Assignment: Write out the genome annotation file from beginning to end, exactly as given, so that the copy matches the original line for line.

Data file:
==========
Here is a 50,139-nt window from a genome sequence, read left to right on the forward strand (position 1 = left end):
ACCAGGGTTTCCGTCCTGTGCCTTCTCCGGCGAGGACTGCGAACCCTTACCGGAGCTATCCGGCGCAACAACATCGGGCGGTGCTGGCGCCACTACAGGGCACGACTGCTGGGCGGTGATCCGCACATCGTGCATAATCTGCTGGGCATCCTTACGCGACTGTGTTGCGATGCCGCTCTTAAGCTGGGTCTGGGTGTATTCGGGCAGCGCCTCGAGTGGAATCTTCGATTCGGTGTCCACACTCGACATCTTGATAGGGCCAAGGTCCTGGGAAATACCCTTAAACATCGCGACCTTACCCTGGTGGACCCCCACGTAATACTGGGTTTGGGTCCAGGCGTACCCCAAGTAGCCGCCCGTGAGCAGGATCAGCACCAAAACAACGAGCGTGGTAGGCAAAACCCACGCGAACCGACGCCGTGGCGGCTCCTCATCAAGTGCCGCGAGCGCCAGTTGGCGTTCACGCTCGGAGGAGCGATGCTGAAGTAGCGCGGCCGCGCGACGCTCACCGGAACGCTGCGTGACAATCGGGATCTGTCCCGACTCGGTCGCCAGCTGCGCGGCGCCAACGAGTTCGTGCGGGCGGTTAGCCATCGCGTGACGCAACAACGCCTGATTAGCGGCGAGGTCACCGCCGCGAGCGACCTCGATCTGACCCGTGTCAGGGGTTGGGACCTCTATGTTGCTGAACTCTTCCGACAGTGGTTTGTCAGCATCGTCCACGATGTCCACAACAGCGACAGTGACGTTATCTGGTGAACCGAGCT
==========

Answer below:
Here is a 50,139-nt window from a genome sequence, read left to right on the forward strand (position 1 = left end):
ACCAGGGTTTCCGTCCTGTGCCTTCTCCGGCGAGGACTGCGAACCCTTACCGGAGCTATCCGGCGCAACAACATCGGGCGGTGCTGGCGCCACTACAGGGCACGACTGCTGGGCGGTGATCCGCACATCGTGCATAATCTGCTGGGCATCCTTACGCGACTGTGTTGCGATGCCGCTCTTAAGCTGGGTCTGGGTGTATTCGGGCAGCGCCTCGAGTGGAATCTTCGATTCGGTGTCCACACTCGACATCTTGATAGGGCCAAGGTCCTGGGAAATACCCTTAAACATCGCGACCTTACCCTGGTGGACCCCCACGTAATACTGGGTTTGGGTCCAGGCGTACCCCAAGTAGCCGCCCGTGAGCAGGATCAGCACCAAAACAACGAGCGTGGTAGGCAAAACCCACGCGAACCGACGCCGTGGCGGCTCCTCATCAAGTGCCGCGAGCGCCAGTTGGCGTTCACGCTCGGAGGAGCGATGCTGAAGTAGCGCGGCCGCGCGACGCTCACCGGAACGCTGCGTGACAATCGGGATCTGTCCCGACTCGGTCGCCAGCTGCGCGGCGCCAACGAGTTCGTGCGGGCGGTTAGCCATCGCGTGACGCAACAACGCCTGATTAGCGGCGAGGTCACCGCCGCGAGCGACCTCGATCTGACCCGTGTCAGGGGTTGGGACCTCTATGTTGCTGAACTCTTCCGACAGTGGTTTGTCAGCATCGTCCACGATGTCCACAACAGCGACAGTGACGTTATCTGGTGAACCGAGCT